My story is one that begins and ends in faith. I was born in Vietnam in the 1950s to a family of believers. My father was a missionary to the Kho, an ethnic minority group in Vietnam. He worked alongside American missionaries to spread the Gospel.
When the war began to escalate, three of my brothers joined the Vietnamese army and trained in America. Because of our connections to America and our faith, we were discriminated against in almost every aspect of our lives.
During the war, my sister was working at a Christian radio station in the Philippines, broadcasting the Gospel over the radio into Vietnam. After the collapse of Saigon, she and one of my brothers escaped to the U.S. The Communists noticed this and put the members of my family who remained in Vietnam on their blacklist.
The first time the rest of us tried to escape was in 1980. We were caught and thrown in prison for nine months. I attempted to escape again in 1982 and was again unsuccessful. After that, I didn’t think of trying to escape again for another six years.
I’ll never forget my time in the Communist re-education camps. We rose at dawn to work in the fields and didn’t return until dusk. In the evening, we were forced into an assembly where we listened to Communist propaganda and sang songs in praise of the government. It was as dehumanizing as it was absurd.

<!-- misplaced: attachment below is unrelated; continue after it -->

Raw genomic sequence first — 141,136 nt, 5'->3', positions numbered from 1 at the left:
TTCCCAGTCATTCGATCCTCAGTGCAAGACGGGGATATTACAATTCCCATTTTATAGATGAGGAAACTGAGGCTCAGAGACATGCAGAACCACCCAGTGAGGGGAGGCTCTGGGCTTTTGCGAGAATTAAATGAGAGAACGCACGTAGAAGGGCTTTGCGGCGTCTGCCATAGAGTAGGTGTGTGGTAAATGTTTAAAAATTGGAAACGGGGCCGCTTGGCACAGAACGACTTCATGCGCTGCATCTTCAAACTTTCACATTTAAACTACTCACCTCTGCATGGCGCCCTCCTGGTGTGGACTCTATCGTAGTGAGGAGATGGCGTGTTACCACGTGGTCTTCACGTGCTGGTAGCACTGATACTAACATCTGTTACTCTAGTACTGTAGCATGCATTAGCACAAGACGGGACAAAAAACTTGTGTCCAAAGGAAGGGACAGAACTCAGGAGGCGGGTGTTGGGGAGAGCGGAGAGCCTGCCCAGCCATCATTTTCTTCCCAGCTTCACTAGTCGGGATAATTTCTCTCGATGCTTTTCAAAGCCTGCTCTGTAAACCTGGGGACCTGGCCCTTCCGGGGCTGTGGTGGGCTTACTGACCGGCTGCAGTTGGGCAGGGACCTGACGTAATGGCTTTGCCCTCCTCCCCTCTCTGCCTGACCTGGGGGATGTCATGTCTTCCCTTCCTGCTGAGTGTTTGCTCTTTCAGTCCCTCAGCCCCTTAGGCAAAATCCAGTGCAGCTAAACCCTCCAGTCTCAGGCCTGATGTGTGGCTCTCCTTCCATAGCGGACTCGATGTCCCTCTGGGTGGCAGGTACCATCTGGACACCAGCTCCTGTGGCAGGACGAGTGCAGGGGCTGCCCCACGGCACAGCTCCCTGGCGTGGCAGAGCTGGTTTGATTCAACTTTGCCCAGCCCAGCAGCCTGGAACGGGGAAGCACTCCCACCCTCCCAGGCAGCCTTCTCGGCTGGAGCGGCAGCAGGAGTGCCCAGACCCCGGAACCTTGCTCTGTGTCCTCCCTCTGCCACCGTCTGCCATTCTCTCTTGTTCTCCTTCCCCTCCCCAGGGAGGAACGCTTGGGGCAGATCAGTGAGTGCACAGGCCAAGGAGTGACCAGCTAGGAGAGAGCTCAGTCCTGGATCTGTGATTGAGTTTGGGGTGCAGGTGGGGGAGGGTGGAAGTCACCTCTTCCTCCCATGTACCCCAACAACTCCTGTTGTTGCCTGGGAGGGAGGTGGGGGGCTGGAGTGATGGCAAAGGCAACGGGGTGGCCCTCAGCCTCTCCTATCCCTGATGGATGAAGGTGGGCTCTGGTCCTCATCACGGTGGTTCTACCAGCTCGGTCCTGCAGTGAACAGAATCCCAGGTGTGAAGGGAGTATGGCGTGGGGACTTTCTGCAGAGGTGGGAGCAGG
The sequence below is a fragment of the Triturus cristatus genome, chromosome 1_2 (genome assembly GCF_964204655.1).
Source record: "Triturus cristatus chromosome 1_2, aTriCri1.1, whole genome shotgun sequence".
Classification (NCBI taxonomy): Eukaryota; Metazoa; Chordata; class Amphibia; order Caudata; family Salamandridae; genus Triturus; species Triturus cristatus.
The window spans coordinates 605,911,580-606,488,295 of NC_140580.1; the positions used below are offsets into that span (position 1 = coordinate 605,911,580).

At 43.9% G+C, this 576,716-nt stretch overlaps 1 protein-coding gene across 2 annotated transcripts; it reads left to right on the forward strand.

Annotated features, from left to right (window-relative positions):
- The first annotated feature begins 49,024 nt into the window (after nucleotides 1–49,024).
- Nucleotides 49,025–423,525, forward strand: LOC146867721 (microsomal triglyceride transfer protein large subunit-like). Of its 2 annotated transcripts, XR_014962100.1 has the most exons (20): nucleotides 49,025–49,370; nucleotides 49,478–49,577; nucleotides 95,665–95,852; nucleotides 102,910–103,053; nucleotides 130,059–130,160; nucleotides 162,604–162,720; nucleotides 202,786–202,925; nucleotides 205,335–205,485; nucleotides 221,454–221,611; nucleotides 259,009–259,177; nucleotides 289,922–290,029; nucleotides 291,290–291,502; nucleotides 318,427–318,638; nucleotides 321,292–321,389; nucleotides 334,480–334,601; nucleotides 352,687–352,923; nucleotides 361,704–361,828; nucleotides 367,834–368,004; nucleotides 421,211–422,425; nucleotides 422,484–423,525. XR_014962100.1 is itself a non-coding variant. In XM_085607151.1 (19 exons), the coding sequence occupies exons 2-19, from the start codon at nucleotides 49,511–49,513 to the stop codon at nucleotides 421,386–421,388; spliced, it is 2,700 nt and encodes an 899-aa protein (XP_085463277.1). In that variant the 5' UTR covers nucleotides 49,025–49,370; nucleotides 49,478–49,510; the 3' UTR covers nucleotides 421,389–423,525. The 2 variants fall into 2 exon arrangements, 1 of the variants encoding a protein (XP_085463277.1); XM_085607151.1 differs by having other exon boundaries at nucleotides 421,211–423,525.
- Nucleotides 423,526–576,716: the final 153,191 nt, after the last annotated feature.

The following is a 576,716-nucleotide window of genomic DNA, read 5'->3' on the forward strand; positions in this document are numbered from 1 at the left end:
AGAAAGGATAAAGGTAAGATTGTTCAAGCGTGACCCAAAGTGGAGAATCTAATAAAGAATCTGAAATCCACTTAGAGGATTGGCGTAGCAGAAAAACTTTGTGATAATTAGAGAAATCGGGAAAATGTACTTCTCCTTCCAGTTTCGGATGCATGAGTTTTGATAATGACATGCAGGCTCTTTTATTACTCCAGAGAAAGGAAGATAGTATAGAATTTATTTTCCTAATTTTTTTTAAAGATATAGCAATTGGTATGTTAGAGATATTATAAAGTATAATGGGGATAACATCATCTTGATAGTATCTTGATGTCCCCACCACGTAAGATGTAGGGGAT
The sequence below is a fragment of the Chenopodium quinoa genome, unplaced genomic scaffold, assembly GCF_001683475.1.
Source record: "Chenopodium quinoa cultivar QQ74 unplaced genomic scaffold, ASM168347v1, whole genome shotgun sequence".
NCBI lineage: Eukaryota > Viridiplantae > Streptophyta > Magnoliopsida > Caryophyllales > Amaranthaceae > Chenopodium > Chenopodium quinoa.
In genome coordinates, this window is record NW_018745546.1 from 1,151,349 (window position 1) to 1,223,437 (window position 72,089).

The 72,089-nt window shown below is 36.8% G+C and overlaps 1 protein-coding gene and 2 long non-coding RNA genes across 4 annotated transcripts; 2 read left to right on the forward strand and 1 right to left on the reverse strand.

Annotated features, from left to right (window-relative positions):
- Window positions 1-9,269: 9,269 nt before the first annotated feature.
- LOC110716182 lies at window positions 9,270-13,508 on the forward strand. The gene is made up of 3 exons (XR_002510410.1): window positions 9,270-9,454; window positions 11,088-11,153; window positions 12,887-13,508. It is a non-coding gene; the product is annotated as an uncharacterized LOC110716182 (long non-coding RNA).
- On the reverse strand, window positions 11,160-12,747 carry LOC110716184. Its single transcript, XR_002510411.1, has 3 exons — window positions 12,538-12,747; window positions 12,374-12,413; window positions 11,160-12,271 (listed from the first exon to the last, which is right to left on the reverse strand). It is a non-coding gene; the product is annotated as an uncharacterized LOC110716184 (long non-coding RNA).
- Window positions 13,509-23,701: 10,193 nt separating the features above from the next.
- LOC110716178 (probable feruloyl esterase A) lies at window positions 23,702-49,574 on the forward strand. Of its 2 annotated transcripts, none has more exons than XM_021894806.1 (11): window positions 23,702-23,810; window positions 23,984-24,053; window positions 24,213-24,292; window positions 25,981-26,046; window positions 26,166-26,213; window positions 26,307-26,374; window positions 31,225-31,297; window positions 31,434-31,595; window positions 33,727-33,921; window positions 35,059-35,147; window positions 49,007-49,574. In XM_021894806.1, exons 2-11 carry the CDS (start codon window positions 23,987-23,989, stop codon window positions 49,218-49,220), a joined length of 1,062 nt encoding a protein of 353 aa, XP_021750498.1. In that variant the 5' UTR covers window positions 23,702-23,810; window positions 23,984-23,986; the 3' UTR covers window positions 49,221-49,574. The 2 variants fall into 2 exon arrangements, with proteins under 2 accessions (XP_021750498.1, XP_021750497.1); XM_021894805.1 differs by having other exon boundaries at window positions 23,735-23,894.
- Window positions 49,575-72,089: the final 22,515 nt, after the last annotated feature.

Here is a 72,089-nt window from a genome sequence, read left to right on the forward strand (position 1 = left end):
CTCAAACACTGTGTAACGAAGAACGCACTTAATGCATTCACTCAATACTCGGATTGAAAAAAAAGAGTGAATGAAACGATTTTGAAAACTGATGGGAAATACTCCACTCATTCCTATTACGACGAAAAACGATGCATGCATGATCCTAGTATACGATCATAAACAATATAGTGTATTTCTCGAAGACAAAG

During those six years before my next attempt, I became involved in the Christian Missionary Alliance Church. I also met a woman who became my wife. It was a risky decision to get married at that time, but somehow I knew even then that the Lord would see us through.
In 1988, I decided to escape again. After days of hiking across the border and through Cambodia with 5 others, sustained only by prayer and a few brief hours of sleep on the ground, I joined 41 other people on a tiny boat leaving the coast. We set sail for Malaysia, spending a total of 5 days and 5 nights on the boat before we arrived.
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SOURCE: Christian Post, Long Chung